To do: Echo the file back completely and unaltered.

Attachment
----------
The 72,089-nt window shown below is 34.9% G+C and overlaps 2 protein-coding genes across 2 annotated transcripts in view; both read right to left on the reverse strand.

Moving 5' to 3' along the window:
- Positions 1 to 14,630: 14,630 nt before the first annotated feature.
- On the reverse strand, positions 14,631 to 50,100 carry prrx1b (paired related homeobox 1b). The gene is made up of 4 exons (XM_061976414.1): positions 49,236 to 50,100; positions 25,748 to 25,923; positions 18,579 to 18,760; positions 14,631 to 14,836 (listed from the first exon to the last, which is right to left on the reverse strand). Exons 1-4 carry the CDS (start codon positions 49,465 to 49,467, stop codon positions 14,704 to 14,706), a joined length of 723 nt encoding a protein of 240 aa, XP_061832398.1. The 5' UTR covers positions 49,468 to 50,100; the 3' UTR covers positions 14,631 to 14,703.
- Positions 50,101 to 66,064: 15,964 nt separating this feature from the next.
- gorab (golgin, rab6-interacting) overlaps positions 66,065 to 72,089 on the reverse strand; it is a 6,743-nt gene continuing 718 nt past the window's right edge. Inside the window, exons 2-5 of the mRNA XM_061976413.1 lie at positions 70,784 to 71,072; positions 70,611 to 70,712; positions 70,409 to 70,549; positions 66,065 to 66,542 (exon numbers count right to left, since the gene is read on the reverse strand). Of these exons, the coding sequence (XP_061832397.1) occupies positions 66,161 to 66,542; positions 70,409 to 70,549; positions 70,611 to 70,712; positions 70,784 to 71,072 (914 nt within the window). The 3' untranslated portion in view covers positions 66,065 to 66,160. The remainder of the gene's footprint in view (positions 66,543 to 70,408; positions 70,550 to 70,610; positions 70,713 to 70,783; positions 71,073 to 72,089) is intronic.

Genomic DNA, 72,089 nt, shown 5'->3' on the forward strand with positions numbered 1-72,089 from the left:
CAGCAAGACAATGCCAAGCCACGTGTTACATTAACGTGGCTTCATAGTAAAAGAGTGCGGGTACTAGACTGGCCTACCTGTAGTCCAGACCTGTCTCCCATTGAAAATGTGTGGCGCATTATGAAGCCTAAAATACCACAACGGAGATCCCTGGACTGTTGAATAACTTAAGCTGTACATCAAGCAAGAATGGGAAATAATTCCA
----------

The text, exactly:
The 72,089-nt window shown below is 34.9% G+C and overlaps 2 protein-coding genes across 2 annotated transcripts in view; both read right to left on the reverse strand.

Moving 5' to 3' along the window:
- Positions 1 to 14,630: 14,630 nt before the first annotated feature.
- On the reverse strand, positions 14,631 to 50,100 carry prrx1b (paired related homeobox 1b). The gene is made up of 4 exons (XM_061976414.1): positions 49,236 to 50,100; positions 25,748 to 25,923; positions 18,579 to 18,760; positions 14,631 to 14,836 (listed from the first exon to the last, which is right to left on the reverse strand). Exons 1-4 carry the CDS (start codon positions 49,465 to 49,467, stop codon positions 14,704 to 14,706), a joined length of 723 nt encoding a protein of 240 aa, XP_061832398.1. The 5' UTR covers positions 49,468 to 50,100; the 3' UTR covers positions 14,631 to 14,703.
- Positions 50,101 to 66,064: 15,964 nt separating this feature from the next.
- gorab (golgin, rab6-interacting) overlaps positions 66,065 to 72,089 on the reverse strand; it is a 6,743-nt gene continuing 718 nt past the window's right edge. Inside the window, exons 2-5 of the mRNA XM_061976413.1 lie at positions 70,784 to 71,072; positions 70,611 to 70,712; positions 70,409 to 70,549; positions 66,065 to 66,542 (exon numbers count right to left, since the gene is read on the reverse strand). Of these exons, the coding sequence (XP_061832397.1) occupies positions 66,161 to 66,542; positions 70,409 to 70,549; positions 70,611 to 70,712; positions 70,784 to 71,072 (914 nt within the window). The 3' untranslated portion in view covers positions 66,065 to 66,160. The remainder of the gene's footprint in view (positions 66,543 to 70,408; positions 70,550 to 70,610; positions 70,713 to 70,783; positions 71,073 to 72,089) is intronic.

Genomic DNA, 72,089 nt, shown 5'->3' on the forward strand with positions numbered 1-72,089 from the left:
CAGCAAGACAATGCCAAGCCACGTGTTACATTAACGTGGCTTCATAGTAAAAGAGTGCGGGTACTAGACTGGCCTACCTGTAGTCCAGACCTGTCTCCCATTGAAAATGTGTGGCGCATTATGAAGCCTAAAATACCACAACGGAGATCCCTGGACTGTTGAATAACTTAAGCTGTACATCAAGCAAGAATGGGAAATAATTCCA